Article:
Love Poem from the Wrong Side of the Rain

Lynn Powell Click to read more...

Lynn Powell was born and raised in East Tennessee but now lives in Ohio.  Her collections of poetry include Old & New Testaments and The Zones of Paradise, and her nonfiction book Framing Innocence: A Mother’s Prosecution and a Community’s Response has been widely praised.  She has received individual artist fellowships from New Jersey, Ohio, and the National Endowment for the Arts, and she current teaches at Oberlin College.

What would April do?  Tease hidden
meanings from the bulbs, raise the stakes
and double my entendres, and bet
all my roses on the bottom line.

But it’s the season of embarrassed trees,
the modest charms of leaf-rot and briar
and hawk-scat thawing on the muddy path:
skinny March at an earnest latitude.

So tell me, Muse:  where around here might a woman
find a little flint and tinder,
some figure of feisty speech, a correlative for kisses
that would make a grown man weep if she put it
all on the table and headed out
for good into the long-stemmed rain?

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Discussion

4 Responses to Love Poem from the Wrong Side of the Rain

  1. Kathleen Brewin Lewis says:

    A great title – and I applaud “the long-stemmed rain.”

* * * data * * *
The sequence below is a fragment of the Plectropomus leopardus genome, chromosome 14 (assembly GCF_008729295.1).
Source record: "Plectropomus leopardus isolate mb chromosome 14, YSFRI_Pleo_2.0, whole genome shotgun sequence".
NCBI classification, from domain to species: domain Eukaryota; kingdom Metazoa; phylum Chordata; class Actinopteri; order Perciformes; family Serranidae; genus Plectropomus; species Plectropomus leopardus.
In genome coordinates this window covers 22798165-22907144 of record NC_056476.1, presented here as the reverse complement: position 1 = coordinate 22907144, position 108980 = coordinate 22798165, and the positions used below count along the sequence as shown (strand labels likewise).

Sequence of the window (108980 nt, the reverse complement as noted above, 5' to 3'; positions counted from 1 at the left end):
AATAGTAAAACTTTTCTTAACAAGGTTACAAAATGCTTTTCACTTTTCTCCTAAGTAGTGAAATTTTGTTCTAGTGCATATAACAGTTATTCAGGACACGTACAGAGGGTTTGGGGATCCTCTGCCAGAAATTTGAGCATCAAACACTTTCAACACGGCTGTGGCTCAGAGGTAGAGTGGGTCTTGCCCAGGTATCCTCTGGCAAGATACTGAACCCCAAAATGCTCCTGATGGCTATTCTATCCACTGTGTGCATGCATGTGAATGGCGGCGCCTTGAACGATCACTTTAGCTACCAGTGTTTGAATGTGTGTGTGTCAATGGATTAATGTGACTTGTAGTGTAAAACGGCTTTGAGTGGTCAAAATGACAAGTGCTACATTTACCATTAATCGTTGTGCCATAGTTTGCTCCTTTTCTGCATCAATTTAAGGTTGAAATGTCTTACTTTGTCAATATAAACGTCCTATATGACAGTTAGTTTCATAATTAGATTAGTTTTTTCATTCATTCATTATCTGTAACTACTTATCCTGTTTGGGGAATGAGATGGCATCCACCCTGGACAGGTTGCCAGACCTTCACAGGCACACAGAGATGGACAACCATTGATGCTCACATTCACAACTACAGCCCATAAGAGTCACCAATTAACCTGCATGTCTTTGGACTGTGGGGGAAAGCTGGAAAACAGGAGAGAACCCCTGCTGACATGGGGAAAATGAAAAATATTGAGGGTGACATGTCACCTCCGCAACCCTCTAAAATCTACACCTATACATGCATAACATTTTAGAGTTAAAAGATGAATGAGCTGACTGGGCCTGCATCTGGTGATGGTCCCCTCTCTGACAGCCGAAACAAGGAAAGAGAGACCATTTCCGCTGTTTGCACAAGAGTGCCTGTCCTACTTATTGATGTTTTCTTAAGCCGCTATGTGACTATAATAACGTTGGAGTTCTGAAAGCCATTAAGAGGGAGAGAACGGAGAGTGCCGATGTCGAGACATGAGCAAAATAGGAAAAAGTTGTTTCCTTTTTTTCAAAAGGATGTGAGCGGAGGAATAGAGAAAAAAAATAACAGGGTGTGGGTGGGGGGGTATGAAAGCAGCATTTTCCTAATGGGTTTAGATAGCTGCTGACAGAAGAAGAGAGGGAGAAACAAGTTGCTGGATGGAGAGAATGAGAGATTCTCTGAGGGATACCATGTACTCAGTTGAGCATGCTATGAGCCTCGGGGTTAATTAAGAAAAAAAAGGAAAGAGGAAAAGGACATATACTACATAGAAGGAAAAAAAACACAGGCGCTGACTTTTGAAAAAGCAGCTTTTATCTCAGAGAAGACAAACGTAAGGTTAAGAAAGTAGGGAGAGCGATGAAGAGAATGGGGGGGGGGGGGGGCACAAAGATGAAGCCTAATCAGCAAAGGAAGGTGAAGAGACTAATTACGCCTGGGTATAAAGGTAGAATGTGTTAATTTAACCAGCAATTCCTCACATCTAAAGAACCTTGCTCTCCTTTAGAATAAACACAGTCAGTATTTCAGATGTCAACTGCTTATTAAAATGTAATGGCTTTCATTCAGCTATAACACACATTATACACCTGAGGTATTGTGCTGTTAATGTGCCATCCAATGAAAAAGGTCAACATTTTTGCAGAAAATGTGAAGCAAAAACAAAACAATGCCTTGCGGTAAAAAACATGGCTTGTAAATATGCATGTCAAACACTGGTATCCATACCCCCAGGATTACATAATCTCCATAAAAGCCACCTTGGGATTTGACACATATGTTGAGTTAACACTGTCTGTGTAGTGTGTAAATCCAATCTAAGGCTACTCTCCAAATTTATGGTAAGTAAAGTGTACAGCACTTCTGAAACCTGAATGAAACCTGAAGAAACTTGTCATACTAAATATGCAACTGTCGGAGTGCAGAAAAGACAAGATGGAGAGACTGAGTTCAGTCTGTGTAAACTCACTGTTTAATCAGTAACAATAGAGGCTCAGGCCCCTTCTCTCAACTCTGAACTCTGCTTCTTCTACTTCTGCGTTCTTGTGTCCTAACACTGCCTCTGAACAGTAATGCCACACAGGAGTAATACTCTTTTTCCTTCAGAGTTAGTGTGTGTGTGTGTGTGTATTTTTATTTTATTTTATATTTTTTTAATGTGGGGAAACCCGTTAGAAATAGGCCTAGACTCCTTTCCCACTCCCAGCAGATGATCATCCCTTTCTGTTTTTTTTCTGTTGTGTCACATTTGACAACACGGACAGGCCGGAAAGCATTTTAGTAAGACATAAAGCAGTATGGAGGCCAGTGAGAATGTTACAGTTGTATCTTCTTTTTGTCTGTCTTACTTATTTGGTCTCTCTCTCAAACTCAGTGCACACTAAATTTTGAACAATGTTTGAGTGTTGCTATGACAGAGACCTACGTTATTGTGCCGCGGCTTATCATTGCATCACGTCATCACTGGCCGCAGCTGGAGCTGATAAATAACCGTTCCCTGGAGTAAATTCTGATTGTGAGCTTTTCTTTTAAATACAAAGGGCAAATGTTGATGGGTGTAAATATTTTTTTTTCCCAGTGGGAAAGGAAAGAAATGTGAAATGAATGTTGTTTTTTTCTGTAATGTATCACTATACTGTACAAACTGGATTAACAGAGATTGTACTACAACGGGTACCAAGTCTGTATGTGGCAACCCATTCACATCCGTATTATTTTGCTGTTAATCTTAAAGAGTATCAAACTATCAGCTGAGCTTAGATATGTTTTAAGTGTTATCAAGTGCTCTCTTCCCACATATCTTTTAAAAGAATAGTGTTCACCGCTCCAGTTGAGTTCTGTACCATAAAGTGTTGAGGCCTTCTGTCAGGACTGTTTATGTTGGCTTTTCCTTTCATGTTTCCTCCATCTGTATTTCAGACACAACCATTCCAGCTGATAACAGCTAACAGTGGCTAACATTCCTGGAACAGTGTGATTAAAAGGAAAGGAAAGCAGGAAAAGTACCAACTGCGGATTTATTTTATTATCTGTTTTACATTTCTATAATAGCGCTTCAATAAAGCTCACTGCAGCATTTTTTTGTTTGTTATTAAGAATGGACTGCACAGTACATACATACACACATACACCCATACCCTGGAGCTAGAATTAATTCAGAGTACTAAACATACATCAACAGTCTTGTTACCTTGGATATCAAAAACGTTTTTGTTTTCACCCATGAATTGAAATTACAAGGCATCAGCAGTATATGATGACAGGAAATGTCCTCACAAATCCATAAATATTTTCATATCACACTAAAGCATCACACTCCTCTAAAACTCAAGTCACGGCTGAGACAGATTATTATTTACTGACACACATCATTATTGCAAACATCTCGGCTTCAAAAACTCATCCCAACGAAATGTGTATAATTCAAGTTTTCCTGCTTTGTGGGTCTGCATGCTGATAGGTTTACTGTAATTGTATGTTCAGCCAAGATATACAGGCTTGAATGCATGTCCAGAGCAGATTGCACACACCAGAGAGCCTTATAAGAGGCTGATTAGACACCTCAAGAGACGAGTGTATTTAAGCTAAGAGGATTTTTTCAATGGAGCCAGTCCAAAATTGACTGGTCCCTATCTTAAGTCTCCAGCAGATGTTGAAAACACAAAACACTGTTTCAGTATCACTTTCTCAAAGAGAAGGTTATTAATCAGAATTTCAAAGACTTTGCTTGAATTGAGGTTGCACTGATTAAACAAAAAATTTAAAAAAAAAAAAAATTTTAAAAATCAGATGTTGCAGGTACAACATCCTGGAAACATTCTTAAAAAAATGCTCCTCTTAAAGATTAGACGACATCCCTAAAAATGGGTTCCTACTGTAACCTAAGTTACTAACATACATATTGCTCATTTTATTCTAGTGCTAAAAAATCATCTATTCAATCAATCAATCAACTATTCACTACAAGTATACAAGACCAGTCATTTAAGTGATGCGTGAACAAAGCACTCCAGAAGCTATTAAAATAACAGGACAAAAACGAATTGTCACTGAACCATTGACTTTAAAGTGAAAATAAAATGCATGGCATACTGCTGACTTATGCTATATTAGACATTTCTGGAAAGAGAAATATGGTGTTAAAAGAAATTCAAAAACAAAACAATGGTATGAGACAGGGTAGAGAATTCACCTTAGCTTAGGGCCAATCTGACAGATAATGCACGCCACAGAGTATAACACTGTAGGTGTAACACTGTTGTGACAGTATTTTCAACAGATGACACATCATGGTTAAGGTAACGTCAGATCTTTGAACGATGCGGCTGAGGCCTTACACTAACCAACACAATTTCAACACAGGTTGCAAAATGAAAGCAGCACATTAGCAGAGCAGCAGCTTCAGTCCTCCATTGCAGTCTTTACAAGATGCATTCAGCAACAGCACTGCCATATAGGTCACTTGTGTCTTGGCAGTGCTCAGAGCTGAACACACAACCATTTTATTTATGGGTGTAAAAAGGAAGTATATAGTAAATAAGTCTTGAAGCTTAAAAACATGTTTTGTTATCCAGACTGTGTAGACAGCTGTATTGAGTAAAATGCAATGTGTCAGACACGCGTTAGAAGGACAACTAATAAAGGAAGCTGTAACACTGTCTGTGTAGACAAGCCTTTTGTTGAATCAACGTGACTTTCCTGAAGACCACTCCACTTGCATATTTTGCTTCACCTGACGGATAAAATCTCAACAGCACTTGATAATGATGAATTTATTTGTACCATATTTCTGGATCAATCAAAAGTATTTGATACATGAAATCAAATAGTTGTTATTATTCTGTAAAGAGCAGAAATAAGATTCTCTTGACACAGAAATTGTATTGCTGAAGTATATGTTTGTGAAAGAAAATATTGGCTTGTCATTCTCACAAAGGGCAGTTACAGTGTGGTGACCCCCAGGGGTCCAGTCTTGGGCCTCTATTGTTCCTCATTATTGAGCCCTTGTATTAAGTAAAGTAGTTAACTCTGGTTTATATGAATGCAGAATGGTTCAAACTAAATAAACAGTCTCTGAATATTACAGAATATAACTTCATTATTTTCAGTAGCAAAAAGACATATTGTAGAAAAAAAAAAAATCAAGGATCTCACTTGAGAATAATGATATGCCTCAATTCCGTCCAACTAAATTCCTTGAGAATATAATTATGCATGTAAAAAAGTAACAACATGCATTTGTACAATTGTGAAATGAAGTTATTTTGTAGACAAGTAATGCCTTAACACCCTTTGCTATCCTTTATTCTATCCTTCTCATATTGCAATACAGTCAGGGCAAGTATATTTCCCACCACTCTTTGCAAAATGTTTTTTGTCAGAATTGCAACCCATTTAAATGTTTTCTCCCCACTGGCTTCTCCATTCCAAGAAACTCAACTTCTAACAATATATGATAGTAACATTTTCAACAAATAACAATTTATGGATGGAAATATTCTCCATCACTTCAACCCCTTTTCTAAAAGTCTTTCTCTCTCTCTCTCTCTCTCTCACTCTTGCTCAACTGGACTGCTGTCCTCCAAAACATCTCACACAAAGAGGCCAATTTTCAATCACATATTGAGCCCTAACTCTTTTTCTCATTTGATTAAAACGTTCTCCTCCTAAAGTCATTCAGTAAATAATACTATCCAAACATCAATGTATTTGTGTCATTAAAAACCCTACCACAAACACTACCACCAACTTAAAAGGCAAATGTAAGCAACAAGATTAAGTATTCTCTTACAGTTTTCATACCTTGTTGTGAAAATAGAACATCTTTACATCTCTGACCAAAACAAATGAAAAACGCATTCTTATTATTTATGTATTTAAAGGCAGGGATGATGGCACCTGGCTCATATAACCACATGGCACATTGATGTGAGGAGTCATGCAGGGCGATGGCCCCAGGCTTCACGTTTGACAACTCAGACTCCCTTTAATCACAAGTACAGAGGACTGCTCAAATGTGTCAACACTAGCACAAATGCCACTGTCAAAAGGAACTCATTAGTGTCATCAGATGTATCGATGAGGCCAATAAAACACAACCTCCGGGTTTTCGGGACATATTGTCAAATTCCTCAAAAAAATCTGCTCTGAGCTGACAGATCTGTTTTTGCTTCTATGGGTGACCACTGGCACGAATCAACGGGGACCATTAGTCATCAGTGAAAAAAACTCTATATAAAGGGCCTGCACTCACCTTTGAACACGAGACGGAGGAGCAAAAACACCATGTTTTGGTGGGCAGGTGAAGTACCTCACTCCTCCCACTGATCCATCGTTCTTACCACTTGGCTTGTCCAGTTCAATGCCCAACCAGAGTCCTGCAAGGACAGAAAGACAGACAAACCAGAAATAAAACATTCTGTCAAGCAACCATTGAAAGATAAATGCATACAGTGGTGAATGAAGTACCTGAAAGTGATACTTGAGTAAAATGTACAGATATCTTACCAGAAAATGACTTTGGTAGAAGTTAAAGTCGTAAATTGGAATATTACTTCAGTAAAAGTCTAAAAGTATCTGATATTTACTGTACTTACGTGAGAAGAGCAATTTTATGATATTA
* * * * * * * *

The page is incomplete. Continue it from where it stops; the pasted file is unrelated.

2. ktoomb says:

    I love how this poem takes the stereotypical “love poem of spring” and turns it on its head with its cheekiness. This is a great original take on a common theme.

  3. Madeline Thorpe says:

    The characterization of the seasons and the seasonal transition is particularly compelling. April will assume agency when it “teases hidden/ meanings from the bulbs.” However, winter still dominates the natural landscape, but is beginning to ebb: “skinny March at an earnest latitude.” The features of nature also possess emotional depth, as exemplified in this “season of embarrassed trees.” In the final stanza, the speaker invokes a classical influence in referencing the Muse and suggesting a teasing, even flighty view of spring love. Overall, this is an intriguing view of the natural world and its transitions.

  4. Iva Weidenkeller says:

    I love everything about this poem–the unusual take on the seasons is refreshing and grabs the reader. “What would April do?” “double my entendres,” and “long-stemmed rain” are all beautiful examples of wordplay, as is the title. Both playful and exquisite.

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